Aquafina is a bottled water that's sold in the UAE. It's one of a couple of strange sidelines operated by Pepsico, the people that bring you carbonated water, sugar, phosphoric acid and caramel under the brand Pepsi Cola. They also produce a brand of basmati rice sold in the UAE, for some bizarre reason.
Aquafina has been outed by US based action group Corporate Accountability International, which has been making something of a song and dance about the fact that water from public sources is being bottled by companies branding what is effectively tap water masquerading as spring water. Their point, a fair one really, is that selling tap water under brands that reinforce a strong association with purity, freshness, mountains, green hillsides and all that sort of stuff is misleading. It has to be said that they're not really that worried about the stuff we buy here in the UAE - water under the Aquafina brand is sold in the USA and, we can safely assume, a rather larger volume of the stuff is shipping over there than here.
There is a fine distinction involved here. Water sold as spring water or mineral water must come from a natural source. But Aquafina is not sold as spring water. It is sold as 'pure drinking water'. I'd always assumed it was a by-product of purifying the water needed to produce the Middle East's favourite cola, 'Bebzi', but apparently not.
Pepsico's UAE franchisee, Dubai Refreshments, has moved swiftly in reaction to the 'Aquafina is tap water' charge by arranging a press trip to its facility in Dibba to show press that Aquafina is sourced from underground and is not tap water. The press duly turned up and were taken around the factory and the report is in today's media. They were shown 'two wooden boxes with pipes leading from them', assured by the manager that this was an underground source and handed a statement from the Dibba Municipality that asserts that the water is produced from an underground source inside the premises of the factory.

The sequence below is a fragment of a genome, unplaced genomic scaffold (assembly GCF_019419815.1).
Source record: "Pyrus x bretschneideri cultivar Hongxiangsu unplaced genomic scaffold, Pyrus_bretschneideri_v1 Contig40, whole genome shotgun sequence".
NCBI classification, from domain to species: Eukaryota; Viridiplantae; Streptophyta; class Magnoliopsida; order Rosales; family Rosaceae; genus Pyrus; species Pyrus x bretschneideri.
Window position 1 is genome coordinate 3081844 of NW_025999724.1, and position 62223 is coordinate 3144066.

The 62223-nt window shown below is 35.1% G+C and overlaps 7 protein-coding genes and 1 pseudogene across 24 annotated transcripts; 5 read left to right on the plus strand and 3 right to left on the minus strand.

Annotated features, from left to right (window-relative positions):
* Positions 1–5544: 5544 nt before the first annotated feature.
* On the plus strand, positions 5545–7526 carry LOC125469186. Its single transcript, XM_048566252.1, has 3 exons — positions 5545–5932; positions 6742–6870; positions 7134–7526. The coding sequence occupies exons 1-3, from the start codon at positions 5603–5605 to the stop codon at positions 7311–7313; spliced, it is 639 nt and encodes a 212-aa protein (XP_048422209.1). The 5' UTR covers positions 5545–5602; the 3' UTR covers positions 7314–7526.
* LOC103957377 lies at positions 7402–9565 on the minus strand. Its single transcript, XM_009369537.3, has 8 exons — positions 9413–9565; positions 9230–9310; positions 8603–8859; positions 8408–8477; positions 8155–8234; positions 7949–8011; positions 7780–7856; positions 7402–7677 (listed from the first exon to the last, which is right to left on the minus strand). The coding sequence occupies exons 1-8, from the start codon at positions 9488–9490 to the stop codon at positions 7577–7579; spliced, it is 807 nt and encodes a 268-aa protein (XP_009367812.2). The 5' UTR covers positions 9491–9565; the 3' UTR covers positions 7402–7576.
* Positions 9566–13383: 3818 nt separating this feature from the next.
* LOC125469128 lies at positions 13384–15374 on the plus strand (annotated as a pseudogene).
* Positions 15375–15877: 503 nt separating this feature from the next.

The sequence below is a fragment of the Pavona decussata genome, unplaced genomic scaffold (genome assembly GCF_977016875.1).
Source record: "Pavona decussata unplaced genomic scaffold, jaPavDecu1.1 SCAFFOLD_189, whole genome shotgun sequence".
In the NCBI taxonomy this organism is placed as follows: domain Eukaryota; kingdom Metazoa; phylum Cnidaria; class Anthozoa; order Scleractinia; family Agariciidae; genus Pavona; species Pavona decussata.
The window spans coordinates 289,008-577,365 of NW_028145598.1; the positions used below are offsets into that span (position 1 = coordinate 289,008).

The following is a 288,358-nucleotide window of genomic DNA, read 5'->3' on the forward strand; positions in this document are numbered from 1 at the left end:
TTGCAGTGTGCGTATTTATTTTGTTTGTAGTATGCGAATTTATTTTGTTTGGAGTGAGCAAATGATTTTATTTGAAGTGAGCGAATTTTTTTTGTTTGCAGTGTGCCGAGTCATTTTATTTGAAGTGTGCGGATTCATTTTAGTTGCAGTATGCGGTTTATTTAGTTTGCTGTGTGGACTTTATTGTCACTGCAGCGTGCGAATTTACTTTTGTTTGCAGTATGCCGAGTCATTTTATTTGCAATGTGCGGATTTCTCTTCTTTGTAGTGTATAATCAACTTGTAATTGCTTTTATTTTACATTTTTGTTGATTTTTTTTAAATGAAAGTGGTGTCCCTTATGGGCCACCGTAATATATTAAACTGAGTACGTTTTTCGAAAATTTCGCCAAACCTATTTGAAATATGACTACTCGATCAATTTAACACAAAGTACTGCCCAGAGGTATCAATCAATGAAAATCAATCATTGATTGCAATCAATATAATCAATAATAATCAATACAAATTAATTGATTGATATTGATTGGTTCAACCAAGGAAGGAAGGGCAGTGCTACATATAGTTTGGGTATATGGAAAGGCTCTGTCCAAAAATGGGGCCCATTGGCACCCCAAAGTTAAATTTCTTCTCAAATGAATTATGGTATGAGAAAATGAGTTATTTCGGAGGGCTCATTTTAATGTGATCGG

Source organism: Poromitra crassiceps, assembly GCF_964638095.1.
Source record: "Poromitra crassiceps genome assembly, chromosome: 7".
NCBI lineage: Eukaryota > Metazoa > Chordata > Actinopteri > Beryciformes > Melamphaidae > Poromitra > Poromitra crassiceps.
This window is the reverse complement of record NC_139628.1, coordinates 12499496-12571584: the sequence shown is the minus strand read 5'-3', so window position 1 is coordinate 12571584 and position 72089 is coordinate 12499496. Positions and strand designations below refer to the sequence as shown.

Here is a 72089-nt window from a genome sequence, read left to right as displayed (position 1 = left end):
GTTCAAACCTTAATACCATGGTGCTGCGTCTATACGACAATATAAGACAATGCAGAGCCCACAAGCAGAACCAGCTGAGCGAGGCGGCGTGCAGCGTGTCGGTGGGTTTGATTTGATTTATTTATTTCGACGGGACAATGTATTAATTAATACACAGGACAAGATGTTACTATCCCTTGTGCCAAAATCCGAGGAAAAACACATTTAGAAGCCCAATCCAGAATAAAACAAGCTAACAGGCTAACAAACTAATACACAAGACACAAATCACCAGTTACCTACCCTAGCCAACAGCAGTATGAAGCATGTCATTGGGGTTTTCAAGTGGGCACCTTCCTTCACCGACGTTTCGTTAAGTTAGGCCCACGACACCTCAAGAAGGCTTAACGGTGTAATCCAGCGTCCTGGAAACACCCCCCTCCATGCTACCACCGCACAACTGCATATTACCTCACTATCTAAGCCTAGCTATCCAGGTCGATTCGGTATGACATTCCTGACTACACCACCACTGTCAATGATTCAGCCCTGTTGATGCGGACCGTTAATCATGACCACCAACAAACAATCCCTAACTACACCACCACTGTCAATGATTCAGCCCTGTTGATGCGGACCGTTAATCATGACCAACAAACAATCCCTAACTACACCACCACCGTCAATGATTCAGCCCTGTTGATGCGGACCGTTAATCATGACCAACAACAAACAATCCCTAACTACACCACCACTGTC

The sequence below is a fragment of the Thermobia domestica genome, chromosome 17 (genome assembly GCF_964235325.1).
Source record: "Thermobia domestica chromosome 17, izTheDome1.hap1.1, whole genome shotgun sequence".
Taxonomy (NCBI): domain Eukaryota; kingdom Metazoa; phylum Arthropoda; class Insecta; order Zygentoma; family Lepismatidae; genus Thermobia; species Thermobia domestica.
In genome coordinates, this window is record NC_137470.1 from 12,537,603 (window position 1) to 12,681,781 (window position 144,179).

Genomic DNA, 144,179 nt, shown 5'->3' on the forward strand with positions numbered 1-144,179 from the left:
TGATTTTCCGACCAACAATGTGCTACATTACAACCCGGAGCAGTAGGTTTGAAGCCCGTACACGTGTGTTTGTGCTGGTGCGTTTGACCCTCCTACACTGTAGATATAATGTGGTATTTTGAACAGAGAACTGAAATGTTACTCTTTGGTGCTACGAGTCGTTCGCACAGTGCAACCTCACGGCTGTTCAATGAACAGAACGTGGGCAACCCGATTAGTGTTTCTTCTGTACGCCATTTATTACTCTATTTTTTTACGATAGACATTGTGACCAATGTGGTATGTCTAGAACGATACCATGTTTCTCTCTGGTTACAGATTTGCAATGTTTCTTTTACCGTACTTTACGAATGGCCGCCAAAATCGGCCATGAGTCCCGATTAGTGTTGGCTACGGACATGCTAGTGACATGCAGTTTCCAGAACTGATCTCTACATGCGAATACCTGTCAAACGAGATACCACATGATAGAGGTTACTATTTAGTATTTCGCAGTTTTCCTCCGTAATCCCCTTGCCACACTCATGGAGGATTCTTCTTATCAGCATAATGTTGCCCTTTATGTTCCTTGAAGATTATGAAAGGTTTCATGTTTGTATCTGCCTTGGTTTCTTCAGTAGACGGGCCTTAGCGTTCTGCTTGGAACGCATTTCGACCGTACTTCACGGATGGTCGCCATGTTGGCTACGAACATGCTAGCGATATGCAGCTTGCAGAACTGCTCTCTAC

In a moment of magically skewed messaging, the manager of the factory assured media that "Even the water in our toilets is from the wells."
The end of Gulf News' report is, I think, the most telling part of the story. To quote GN, whose story is linked here (and which I highly recommend, just so you can read between any lines you might find in the carefully worded statement from the Municipality): "...the water's total dissolved solids (TDS) can be anything from 400 to 1200 parts per million (PPM) when it is first pumped but this is reduced to nil before salts and minerals, provided by Pepsico International, are injected in the water. The final TDS count in Aquafina is 120ppm." (My italics, BTW)
Funnily enough, the claimed TDS count on Aquafina's label is 110ppm. Putting that discrepancy aside, we have a water that is labelled, similarly to mineral waters, with its mineral content displayed on the label. But we now know that this mineral content is added by the bottler to water that has been treated to remove a high content of dissolved solids.
The question of source is almost irrelevant now: Gulf News' report makes it clear (although not as clear as some may have liked or expected) that Aquafina is treated water that has been artificially mineralised. But what interests me is that the media didn't do the one thing that would get to the bottom of the question of Aquafina's source and purity for once and for all: take it to a lab and have it analysed.
My pal Scott, a qualified chemist, worked in a testing lab here in the Emirates for a couple of years and would only ever drink Masafi. It was the only bottled water in the Emirates, he used to say, that contained what it said it contained on the label. I've tended to go with that advice myself...